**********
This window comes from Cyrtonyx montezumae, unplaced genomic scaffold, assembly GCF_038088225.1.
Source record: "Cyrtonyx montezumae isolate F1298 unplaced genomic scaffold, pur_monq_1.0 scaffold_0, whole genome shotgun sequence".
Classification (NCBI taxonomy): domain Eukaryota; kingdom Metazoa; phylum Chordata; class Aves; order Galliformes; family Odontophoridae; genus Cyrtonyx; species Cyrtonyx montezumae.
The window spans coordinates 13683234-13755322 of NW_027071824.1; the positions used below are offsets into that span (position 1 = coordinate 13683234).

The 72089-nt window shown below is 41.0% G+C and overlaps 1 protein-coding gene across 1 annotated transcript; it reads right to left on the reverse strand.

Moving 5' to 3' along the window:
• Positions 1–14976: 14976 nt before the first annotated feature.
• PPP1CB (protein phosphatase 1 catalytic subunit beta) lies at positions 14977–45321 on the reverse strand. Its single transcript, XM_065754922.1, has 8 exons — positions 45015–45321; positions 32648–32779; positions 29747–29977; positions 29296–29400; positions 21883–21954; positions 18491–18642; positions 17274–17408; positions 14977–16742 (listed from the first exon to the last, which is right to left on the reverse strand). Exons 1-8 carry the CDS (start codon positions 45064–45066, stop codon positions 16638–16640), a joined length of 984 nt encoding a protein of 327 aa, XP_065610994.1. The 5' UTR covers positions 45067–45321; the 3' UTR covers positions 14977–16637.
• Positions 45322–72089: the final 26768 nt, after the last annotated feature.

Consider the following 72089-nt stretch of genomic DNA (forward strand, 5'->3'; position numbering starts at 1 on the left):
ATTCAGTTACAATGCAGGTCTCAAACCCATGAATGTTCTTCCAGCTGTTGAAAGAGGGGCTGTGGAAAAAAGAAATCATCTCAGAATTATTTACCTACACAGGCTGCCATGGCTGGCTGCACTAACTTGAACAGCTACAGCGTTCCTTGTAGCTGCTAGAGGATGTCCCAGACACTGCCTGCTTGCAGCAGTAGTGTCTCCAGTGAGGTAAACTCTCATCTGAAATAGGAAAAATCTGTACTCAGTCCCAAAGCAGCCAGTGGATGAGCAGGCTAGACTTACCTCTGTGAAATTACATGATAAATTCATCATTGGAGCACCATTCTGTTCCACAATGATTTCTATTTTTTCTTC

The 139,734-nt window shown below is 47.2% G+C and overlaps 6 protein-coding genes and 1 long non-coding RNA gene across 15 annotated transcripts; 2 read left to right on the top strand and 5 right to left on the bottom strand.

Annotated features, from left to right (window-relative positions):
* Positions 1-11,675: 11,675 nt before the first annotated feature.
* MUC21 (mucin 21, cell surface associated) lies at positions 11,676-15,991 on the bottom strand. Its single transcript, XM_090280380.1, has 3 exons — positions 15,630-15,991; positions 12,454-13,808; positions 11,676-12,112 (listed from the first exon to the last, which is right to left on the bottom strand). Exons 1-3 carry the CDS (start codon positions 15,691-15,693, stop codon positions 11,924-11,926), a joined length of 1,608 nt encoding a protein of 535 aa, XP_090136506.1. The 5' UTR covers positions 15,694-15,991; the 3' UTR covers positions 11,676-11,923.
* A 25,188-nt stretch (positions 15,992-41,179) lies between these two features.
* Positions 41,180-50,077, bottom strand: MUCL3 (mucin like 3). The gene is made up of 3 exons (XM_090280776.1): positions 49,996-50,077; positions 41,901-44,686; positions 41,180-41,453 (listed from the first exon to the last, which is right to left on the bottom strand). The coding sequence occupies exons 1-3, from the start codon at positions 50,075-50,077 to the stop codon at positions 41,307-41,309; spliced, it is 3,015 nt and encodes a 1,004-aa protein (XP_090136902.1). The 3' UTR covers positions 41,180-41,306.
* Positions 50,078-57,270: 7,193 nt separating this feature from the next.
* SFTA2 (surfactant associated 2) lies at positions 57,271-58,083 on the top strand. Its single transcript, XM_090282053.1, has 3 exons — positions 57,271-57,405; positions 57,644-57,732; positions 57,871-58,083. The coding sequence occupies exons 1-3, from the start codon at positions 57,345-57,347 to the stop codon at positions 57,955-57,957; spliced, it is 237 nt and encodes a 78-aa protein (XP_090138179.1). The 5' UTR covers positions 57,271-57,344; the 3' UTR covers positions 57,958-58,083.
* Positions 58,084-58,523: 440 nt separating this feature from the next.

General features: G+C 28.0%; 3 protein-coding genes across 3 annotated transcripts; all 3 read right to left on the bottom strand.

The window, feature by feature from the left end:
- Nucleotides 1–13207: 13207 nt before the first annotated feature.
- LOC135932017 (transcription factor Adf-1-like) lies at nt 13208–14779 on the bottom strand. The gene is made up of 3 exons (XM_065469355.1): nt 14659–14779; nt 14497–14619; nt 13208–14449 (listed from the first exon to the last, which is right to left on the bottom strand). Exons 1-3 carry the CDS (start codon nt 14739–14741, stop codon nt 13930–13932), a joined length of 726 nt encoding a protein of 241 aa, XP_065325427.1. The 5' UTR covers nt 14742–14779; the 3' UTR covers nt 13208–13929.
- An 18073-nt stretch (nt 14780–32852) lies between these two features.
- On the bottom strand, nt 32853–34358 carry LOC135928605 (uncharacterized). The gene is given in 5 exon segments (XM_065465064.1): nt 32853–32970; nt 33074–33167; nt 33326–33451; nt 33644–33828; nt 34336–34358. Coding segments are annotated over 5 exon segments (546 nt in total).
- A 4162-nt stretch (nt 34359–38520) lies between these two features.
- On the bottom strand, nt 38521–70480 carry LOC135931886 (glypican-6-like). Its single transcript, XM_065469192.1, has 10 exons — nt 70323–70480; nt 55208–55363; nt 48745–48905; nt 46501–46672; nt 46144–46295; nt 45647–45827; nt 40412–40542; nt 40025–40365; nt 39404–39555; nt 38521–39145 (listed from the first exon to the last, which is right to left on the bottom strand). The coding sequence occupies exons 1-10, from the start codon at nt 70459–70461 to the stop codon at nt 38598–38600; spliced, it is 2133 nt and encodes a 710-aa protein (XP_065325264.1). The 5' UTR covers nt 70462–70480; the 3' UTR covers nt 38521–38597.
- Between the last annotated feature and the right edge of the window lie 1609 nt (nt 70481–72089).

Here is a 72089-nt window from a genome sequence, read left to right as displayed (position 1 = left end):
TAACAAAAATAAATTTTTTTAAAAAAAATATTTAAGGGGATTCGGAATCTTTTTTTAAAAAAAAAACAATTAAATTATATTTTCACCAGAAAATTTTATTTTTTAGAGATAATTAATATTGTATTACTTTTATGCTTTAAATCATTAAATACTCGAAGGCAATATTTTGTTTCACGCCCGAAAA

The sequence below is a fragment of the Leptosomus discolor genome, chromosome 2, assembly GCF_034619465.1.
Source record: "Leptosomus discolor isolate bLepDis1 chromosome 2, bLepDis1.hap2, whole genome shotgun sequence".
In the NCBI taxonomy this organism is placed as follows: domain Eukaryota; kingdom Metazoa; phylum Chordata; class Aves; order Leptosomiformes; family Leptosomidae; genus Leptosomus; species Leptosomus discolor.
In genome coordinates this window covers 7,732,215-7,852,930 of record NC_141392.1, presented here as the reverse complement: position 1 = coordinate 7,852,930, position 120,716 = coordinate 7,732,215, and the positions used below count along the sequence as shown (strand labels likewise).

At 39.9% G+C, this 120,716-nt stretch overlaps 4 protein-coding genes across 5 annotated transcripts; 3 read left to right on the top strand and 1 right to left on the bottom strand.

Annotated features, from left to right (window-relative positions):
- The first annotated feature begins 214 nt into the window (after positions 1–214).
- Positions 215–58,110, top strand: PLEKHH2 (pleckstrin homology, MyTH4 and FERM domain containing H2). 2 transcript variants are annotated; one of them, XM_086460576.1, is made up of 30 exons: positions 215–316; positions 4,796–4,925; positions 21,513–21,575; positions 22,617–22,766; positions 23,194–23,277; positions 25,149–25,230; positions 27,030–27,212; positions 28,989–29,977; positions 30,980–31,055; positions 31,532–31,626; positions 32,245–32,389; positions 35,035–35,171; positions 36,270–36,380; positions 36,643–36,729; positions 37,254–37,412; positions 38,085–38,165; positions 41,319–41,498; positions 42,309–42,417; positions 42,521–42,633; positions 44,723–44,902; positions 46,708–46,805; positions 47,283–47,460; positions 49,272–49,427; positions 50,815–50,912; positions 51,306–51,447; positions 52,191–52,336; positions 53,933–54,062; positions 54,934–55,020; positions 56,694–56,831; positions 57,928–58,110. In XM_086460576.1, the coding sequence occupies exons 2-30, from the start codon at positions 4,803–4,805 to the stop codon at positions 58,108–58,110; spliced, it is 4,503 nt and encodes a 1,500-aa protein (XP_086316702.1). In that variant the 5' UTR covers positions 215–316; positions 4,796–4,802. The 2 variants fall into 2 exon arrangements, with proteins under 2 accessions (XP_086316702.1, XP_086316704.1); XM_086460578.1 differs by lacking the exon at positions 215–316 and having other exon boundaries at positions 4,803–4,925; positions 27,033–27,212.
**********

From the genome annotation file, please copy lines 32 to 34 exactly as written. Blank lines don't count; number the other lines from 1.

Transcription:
The sequence below is a fragment of the Leptosomus discolor genome, chromosome 2, assembly GCF_034619465.1.
Source record: "Leptosomus discolor isolate bLepDis1 chromosome 2, bLepDis1.hap2, whole genome shotgun sequence".
In the NCBI taxonomy this organism is placed as follows: domain Eukaryota; kingdom Metazoa; phylum Chordata; class Aves; order Leptosomiformes; family Leptosomidae; genus Leptosomus; species Leptosomus discolor.